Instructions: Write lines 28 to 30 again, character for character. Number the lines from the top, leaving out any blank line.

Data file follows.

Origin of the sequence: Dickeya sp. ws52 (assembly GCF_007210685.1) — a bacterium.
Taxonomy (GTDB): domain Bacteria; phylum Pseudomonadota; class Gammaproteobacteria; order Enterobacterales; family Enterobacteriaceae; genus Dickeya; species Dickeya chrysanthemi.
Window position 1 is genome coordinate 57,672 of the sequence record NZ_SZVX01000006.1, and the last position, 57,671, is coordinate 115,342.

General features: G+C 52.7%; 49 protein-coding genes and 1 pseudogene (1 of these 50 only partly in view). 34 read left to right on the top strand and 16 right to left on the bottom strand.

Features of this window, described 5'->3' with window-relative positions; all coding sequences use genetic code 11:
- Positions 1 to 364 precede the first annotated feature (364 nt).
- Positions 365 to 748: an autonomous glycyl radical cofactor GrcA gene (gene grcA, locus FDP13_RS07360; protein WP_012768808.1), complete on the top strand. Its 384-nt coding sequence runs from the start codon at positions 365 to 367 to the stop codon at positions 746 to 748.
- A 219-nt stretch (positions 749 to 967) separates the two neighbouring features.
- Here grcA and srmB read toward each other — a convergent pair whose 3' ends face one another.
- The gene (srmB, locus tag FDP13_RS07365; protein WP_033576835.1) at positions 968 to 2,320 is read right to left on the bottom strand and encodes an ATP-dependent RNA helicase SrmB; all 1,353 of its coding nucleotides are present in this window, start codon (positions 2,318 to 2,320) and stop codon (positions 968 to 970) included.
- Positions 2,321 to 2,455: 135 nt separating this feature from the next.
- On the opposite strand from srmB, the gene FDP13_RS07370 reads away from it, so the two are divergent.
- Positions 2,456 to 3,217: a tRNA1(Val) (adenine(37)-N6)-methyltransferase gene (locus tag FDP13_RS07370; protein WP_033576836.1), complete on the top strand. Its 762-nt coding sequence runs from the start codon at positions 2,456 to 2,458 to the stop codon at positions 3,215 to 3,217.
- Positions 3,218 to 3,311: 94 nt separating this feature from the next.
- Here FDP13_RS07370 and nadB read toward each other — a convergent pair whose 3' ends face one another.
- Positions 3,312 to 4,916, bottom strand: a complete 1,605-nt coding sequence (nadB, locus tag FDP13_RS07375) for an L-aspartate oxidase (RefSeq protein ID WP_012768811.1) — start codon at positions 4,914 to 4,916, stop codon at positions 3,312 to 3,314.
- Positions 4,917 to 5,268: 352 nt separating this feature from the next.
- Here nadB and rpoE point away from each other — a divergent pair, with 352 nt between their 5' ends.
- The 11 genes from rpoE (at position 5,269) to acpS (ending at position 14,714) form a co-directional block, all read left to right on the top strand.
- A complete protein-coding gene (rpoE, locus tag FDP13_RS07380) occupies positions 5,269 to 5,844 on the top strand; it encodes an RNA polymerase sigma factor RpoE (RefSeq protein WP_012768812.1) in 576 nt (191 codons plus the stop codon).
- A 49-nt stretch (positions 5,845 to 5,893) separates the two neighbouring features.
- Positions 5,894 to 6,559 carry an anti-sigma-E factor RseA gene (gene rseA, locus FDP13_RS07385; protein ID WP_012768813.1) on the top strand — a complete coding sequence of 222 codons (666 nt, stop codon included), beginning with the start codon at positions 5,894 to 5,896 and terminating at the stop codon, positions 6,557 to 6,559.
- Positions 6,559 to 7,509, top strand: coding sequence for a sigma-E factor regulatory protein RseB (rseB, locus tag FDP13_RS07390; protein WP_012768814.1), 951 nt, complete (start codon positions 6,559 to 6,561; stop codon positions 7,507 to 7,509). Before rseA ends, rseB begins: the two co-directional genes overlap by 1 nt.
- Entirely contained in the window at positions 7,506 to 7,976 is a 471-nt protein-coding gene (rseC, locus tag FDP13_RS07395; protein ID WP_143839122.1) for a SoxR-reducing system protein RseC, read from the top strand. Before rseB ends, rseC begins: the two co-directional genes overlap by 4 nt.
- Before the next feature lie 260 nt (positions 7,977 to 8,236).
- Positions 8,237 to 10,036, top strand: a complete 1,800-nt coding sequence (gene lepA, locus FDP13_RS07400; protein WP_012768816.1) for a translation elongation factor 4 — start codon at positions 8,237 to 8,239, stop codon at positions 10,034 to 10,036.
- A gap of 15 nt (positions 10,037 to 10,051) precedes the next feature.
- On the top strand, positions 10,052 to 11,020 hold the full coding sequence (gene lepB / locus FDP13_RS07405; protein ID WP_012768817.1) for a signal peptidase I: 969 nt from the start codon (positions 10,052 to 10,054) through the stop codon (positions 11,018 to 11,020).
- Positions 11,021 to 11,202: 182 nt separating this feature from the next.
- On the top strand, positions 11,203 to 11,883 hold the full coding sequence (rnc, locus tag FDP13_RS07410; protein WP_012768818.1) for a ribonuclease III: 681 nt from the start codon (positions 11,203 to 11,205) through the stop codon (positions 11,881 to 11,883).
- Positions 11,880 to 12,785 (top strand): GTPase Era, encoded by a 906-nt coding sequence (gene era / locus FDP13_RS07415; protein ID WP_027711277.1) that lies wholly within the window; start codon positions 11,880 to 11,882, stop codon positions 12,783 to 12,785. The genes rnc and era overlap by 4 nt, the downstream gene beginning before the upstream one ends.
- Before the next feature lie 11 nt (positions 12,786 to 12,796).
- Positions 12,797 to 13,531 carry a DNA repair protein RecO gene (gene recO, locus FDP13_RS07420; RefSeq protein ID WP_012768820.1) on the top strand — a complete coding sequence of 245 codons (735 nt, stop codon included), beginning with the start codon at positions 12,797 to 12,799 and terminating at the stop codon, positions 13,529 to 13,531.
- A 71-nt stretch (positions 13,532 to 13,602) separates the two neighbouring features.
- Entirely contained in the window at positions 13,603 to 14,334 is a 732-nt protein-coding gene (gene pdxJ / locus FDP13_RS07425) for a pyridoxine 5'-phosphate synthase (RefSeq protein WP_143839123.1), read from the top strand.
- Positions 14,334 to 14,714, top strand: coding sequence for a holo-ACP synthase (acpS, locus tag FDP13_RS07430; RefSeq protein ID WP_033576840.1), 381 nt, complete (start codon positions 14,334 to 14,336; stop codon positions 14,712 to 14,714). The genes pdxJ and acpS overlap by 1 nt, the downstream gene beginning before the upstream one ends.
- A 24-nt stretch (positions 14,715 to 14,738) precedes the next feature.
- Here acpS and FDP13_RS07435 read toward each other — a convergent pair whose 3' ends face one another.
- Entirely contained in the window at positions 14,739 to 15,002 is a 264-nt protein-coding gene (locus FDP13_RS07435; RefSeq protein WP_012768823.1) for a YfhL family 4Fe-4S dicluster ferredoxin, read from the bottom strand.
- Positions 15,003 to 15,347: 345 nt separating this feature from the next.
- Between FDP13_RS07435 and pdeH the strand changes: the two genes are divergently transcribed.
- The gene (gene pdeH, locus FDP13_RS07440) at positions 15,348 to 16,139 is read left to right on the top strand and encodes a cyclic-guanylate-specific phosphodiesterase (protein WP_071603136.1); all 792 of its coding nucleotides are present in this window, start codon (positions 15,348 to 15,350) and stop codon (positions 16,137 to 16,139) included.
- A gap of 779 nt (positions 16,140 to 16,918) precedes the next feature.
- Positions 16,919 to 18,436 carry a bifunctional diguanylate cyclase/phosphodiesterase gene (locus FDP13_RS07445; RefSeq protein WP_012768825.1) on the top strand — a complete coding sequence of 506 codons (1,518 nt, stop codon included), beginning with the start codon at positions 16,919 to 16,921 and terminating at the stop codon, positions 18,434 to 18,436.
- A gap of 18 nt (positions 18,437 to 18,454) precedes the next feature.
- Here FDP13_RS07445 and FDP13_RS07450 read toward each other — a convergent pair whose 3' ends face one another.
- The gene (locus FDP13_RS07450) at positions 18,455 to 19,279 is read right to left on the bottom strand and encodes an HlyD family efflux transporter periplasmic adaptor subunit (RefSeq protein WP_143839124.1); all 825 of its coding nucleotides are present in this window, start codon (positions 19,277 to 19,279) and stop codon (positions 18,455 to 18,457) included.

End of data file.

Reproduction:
- On the top strand, positions 10,052 to 11,020 hold the full coding sequence (gene lepB / locus FDP13_RS07405; protein ID WP_012768817.1) for a signal peptidase I: 969 nt from the start codon (positions 10,052 to 10,054) through the stop codon (positions 11,018 to 11,020).
- Positions 11,021 to 11,202: 182 nt separating this feature from the next.
- On the top strand, positions 11,203 to 11,883 hold the full coding sequence (rnc, locus tag FDP13_RS07410; protein WP_012768818.1) for a ribonuclease III: 681 nt from the start codon (positions 11,203 to 11,205) through the stop codon (positions 11,881 to 11,883).